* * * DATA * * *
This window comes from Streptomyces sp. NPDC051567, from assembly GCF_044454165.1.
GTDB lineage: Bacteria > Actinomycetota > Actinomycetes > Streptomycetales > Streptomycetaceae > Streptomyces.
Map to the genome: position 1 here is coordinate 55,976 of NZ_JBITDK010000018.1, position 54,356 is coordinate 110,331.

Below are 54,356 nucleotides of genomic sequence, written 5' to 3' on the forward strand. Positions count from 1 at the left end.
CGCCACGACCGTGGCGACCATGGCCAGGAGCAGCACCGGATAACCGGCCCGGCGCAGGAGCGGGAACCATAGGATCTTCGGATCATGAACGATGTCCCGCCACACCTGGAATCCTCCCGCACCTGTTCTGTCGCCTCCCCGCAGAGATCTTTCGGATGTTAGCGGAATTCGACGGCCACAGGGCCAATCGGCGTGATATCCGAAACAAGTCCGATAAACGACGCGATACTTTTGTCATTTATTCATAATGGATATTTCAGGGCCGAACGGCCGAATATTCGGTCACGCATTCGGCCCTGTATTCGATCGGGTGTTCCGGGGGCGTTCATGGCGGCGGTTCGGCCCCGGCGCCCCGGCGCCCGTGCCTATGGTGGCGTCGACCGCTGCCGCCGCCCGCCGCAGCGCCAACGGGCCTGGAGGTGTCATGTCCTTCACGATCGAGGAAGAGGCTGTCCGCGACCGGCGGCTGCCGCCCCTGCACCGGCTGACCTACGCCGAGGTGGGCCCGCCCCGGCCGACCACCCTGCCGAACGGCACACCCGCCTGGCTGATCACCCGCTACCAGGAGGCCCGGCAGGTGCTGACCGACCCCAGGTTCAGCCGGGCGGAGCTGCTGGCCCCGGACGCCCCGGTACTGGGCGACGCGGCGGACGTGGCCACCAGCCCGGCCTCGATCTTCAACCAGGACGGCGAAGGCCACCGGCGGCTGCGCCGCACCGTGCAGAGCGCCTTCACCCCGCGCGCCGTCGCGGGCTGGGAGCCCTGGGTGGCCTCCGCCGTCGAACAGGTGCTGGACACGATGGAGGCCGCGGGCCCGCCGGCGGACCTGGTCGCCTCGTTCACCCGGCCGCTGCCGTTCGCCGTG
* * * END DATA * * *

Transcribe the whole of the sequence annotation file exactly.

This window comes from Streptomyces sp. NPDC051567, from assembly GCF_044454165.1.
GTDB lineage: Bacteria > Actinomycetota > Actinomycetes > Streptomycetales > Streptomycetaceae > Streptomyces.
Map to the genome: position 1 here is coordinate 55,976 of NZ_JBITDK010000018.1, position 54,356 is coordinate 110,331.

Below are 54,356 nucleotides of genomic sequence, written 5' to 3' on the forward strand. Positions count from 1 at the left end.
CGCCACGACCGTGGCGACCATGGCCAGGAGCAGCACCGGATAACCGGCCCGGCGCAGGAGCGGGAACCATAGGATCTTCGGATCATGAACGATGTCCCGCCACACCTGGAATCCTCCCGCACCTGTTCTGTCGCCTCCCCGCAGAGATCTTTCGGATGTTAGCGGAATTCGACGGCCACAGGGCCAATCGGCGTGATATCCGAAACAAGTCCGATAAACGACGCGATACTTTTGTCATTTATTCATAATGGATATTTCAGGGCCGAACGGCCGAATATTCGGTCACGCATTCGGCCCTGTATTCGATCGGGTGTTCCGGGGGCGTTCATGGCGGCGGTTCGGCCCCGGCGCCCCGGCGCCCGTGCCTATGGTGGCGTCGACCGCTGCCGCCGCCCGCCGCAGCGCCAACGGGCCTGGAGGTGTCATGTCCTTCACGATCGAGGAAGAGGCTGTCCGCGACCGGCGGCTGCCGCCCCTGCACCGGCTGACCTACGCCGAGGTGGGCCCGCCCCGGCCGACCACCCTGCCGAACGGCACACCCGCCTGGCTGATCACCCGCTACCAGGAGGCCCGGCAGGTGCTGACCGACCCCAGGTTCAGCCGGGCGGAGCTGCTGGCCCCGGACGCCCCGGTACTGGGCGACGCGGCGGACGTGGCCACCAGCCCGGCCTCGATCTTCAACCAGGACGGCGAAGGCCACCGGCGGCTGCGCCGCACCGTGCAGAGCGCCTTCACCCCGCGCGCCGTCGCGGGCTGGGAGCCCTGGGTGGCCTCCGCCGTCGAACAGGTGCTGGACACGATGGAGGCCGCGGGCCCGCCGGCGGACCTGGTCGCCTCGTTCACCCGGCCGCTGCCGTTCGCCGTG